Stenner may well argue that to define authoritarianism in terms of preference for collectivist over individualist childrearing values is to make our operationalisation “tautological with the dependent variables it is designed to explain” (p.21), as she does for the Altemeyer’s Right-Wing Authoritarianism scale, but there are two responses to this. The first is that this does not address the substantial independence of her operationalisation and any measure of “oneness and sameness”. But the second relates to what Stenner claims to measure, namely the desire for “oneness and sameness” at the level of the polity. In some meaningful sense, a necessary condition for a group’s being a community is that it be defined by a “oneness and sameness” about something: a religious community cannot be a religious community without a substantially shared religious outlook, a town community cannot be a town community without a substantially shared set of social norms, and so on. It is intuitive that individuals who value interdependent childrearing values would value strong collectivism at the local level (i.e. for their immediate community); it is not obvious that they would generalise this to the level of the polity as a whole. Stenner’s analysis of how childrearing values predict authoritarian attitudes, then, would show that individuals who are more interdependent at the local level are also more interdependent at the political level—i.e., individuals tend to see both their local environs and their polities as communities in the sense of “united under one and the same normative framework”, or they tend to see neither as communities in this sense. That her measure of authoritarianism appears to be measuring the desire to have one’s polity be a community becomes doubly apparent when one remembers that Stenner’s definition of normative threat included not only divergence of public opinion, which is a per se threat to oneness and sameness, but also questionable authorities, which are not a per se threat to oneness and sameness but are a per se threat to a community in the thick sense of the word.
This seemingly minor distinction matters immensely when we recall Stenner’s claim that “the targets and content, though not the general form and function, of [authoritarianism’s] expression can vary depending on who ‘we’ are and what ‘we’ stand for” (p.142). This claim will only be true necessarily if it is oneness and sameness per se that they value. If what they value instead is that their polity be a community, then the specific contents of the community’s norms and values will substantially influence which normative orders will cause them to man the barricades.
Note that most of Stenner’s analysis would apply as well to the above framing as to hers—I am not seeking to dispute her empirical results, which are formidable. It is very plausible that those with lower cognitive ability would rely more heavily on the predictability that comes from individuals’ sharing a single normative framework in the one community. If we account for the fact that race has for the past several centuries been an unfortunate dividing block of populations into sub-communities, much of her “difference-ism” analysis is perfectly transparent as “anti–non-community-member–ism”. And, perhaps most importantly, it makes the explanandum of her political psychology far easier to answer: the question becomes less “why are there authoritarians (qua collectivists)?” and more “why are there libertarians (quaWEIRDos)?”.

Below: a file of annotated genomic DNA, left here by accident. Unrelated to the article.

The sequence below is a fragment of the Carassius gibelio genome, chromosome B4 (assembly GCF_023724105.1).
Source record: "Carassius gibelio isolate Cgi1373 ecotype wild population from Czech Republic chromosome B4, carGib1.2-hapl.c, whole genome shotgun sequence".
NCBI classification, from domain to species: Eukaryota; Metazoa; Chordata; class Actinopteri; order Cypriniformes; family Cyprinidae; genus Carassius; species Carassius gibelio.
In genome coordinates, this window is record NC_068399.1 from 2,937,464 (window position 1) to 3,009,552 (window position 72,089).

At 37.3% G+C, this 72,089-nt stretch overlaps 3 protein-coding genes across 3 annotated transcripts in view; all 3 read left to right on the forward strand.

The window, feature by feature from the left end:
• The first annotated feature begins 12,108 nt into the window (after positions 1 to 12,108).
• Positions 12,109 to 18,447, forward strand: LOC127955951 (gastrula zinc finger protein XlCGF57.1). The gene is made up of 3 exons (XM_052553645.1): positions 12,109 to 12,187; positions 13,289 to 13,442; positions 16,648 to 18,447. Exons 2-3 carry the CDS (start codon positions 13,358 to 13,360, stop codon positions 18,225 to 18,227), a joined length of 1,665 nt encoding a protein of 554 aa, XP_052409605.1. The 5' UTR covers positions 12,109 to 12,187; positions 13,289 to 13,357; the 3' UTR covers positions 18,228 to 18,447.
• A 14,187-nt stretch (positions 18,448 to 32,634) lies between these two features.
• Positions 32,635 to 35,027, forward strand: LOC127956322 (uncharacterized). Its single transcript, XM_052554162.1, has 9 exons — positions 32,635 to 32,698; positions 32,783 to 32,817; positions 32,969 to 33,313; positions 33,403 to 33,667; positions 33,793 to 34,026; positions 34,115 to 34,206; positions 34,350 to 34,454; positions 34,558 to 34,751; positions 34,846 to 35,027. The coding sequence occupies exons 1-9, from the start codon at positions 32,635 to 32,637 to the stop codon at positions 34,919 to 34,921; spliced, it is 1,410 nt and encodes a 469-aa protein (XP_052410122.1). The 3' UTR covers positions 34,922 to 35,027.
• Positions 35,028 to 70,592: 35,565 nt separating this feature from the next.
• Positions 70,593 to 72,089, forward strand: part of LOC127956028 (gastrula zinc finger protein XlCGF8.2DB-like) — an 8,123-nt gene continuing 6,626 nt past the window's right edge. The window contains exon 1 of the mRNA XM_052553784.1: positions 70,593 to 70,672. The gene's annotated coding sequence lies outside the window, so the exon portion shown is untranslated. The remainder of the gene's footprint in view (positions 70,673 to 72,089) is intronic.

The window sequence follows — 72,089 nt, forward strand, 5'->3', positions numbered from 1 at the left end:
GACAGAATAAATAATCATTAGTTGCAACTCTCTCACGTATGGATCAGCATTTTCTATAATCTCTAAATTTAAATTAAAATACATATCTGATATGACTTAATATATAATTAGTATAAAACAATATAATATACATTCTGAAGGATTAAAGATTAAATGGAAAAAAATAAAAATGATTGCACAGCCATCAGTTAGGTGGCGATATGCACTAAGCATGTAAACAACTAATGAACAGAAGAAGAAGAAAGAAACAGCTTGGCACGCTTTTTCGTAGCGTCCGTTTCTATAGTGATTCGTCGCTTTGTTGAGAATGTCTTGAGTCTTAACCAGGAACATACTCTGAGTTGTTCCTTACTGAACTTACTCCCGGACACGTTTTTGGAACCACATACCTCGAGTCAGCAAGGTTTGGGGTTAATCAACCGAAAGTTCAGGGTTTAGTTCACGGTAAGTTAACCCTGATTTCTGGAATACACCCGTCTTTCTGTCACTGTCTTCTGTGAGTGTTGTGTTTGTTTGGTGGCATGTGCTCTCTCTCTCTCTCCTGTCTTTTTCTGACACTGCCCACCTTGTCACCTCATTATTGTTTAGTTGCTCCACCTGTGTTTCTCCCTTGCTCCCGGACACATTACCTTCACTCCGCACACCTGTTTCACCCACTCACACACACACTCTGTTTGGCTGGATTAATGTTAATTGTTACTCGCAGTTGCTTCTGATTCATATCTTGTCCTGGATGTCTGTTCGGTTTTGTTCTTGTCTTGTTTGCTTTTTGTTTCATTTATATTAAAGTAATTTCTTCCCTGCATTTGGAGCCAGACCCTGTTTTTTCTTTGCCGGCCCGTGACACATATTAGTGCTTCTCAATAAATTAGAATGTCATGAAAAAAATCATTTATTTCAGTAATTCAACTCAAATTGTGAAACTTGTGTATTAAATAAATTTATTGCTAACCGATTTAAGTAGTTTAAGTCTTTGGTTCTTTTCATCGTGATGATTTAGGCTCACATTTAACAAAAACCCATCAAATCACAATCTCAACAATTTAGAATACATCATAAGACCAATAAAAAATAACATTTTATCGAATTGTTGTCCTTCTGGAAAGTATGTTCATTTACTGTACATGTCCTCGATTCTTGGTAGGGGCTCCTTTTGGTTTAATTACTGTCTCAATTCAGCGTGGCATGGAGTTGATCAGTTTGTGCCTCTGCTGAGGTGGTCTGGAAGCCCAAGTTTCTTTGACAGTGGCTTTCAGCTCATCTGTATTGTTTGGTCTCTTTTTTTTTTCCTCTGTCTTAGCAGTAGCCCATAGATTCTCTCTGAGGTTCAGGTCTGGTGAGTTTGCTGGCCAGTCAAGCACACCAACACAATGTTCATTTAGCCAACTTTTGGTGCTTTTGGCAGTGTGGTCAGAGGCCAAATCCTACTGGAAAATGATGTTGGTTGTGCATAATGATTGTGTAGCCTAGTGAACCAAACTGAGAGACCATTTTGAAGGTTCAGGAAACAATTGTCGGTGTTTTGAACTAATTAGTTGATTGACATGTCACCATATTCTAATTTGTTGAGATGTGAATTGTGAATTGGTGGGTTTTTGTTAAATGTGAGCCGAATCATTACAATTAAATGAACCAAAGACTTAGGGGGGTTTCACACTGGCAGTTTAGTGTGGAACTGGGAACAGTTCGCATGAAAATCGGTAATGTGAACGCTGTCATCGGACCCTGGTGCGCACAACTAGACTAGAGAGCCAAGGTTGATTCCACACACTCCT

In case this last remark seems bad-faith, Stenner appears to define as authoritarian anything other than a purely morally relativist individualist liberalism. For instance, Stenner includes as authoritarian coercion a desire for “favourable treatment for those conforming with conventions” (p.90; this would seemingly include, for instance, only extending marriage rights to monogamous couples), sees any religious belief “beyond personal faith and individual codes of conduct… that is, a need to regulate other people’s behaviour” as necessarily authoritarian (i.e. she defines all religious belief as it has always been traditionally understood by religions themselves as necessarily authoritarian), and explicitly includes several items endorsing moral realism in the abstract under her measure of authoritarianism. Stenner explicitly cites a example of how one paradigmatic libertarian (i.e. an individual who selected mostly individualistic childrearing values) differed from the authoritarians in interviews: “I don’t think that people are any more or less moral by today’s standards than people a hundred years ago were by their standards. I just think our standards have changed” (p.235).